A solid minigame collection that's found a great home on mobile, with a surprisingly friendly monetisation system
The official Olympic Games in Tokyo may be delayed until 2021, but that hasn’t stopped Eggman from taking over the city. Fortunately, Sonic is always ready to save the day, using his unique ability to go really, really fast to thwart any measures the moustachioed-menace puts in place.
Both sides have brought their friends along for the ride too, with Knuckles, Tails, Shadow, and more taking Tokyo by storm. But how do you fight off the machinations of Eggman? By competing in a bunch of Olympic Games, apparently. We’re not sure we get behind the logic, but that’s the plot of the latest in a long-line of Sonic at the Olympic Games, errr, games that just launched on mobile.
Traditionally, this series featured Nintendo’s Mario and his friends going head-to-head with team Sonic in a variety of sports. How Mario is ever supposed to beat Sonic in a 100m sprint is besides the point. The fact is the series hasn’t exactly taken the world by storm, with its average Metacritic scores sitting between 60 and the mid-70s.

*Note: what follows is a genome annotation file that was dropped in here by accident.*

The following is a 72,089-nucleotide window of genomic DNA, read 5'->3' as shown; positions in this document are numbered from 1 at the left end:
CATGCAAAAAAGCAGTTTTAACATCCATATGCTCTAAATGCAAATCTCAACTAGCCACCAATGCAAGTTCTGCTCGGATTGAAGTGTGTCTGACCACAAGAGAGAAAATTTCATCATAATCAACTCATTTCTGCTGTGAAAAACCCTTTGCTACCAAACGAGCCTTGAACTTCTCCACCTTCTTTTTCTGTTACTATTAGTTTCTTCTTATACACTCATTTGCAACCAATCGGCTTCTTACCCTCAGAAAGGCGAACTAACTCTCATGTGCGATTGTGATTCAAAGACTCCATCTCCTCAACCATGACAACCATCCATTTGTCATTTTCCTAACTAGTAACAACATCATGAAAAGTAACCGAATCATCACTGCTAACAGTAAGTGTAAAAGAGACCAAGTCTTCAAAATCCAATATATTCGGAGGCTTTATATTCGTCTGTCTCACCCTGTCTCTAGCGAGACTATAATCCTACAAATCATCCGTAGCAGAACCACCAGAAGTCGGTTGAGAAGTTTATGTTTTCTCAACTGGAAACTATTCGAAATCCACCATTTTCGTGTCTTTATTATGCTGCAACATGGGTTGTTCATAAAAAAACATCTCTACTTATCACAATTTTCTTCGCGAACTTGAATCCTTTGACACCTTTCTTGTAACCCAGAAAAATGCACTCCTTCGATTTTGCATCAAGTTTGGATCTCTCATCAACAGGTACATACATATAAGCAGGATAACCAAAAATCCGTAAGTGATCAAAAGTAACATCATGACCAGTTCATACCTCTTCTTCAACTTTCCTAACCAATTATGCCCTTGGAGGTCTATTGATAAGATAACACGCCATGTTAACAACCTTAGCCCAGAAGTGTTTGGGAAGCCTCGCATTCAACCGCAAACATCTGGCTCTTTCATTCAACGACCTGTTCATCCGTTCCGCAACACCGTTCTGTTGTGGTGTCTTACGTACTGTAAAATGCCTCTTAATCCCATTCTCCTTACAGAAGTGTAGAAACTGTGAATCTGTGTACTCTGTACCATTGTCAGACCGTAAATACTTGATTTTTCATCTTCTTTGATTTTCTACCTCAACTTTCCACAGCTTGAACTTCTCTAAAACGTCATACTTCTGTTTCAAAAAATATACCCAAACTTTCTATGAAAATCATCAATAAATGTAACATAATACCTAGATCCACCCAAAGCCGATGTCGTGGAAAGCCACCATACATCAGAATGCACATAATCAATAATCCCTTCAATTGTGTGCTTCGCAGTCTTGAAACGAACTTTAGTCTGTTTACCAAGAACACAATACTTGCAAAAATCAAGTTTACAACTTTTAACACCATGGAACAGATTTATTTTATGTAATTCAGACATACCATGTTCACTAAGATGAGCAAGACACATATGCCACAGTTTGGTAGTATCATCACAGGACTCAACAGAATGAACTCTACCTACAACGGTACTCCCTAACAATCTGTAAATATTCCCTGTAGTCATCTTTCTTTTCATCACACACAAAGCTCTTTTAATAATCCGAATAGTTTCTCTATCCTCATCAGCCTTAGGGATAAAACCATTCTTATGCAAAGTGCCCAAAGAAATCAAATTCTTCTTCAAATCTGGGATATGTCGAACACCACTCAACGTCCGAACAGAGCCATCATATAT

However, after playing a ton of Sonic at the Olympic Games on mobile, we’d argue that the issue was never really with the structure of the series, but with the platform. Mobile is just so well-suited to a minigame collection like this, where touch allows for a wide variety of different gameplay mechanics.
Also, your phone is about as social as a gaming device can get, which lends itself really well to leaderboards. There’s a huge global leaderboard that ranks everyone’s efforts for each individual challenge, and it’s one of the best iterations we’ve encountered yet. We were genuinely encouraged many times to try and improve our score, where usually we just see a leaderboard as an insurmountable challenge.
More importantly though, the collection of games on offer are, overall, a lot of fun. There’s nothing particularly complex about any of them, but that’s kind of the point. The controls are also pretty intuitive. Tap and hold on the screen then release at the perfect moment to get a head start in the 100m sprint, tap at the right moment to leap over the obstacles in hurdles, and leap between different points on a climbing wall by sliding your thumb around to choose direction.
It’s all very straightforward, but that works in its favour. It wouldn’t be a lot of fun if there was a steep learning curve for each individual minigame, as part of the appeal is the speed with which you move from one to the next. Besides, the challenge doesn’t really come from mastering the controls, it comes from performing well, like in real sports. That involves going faster during races (get a perfect start, tap frantically to increase your speed), saving precious time by jumping at the appropriate moment in hurdles, and taking out your opponent quickly and efficiently in karate.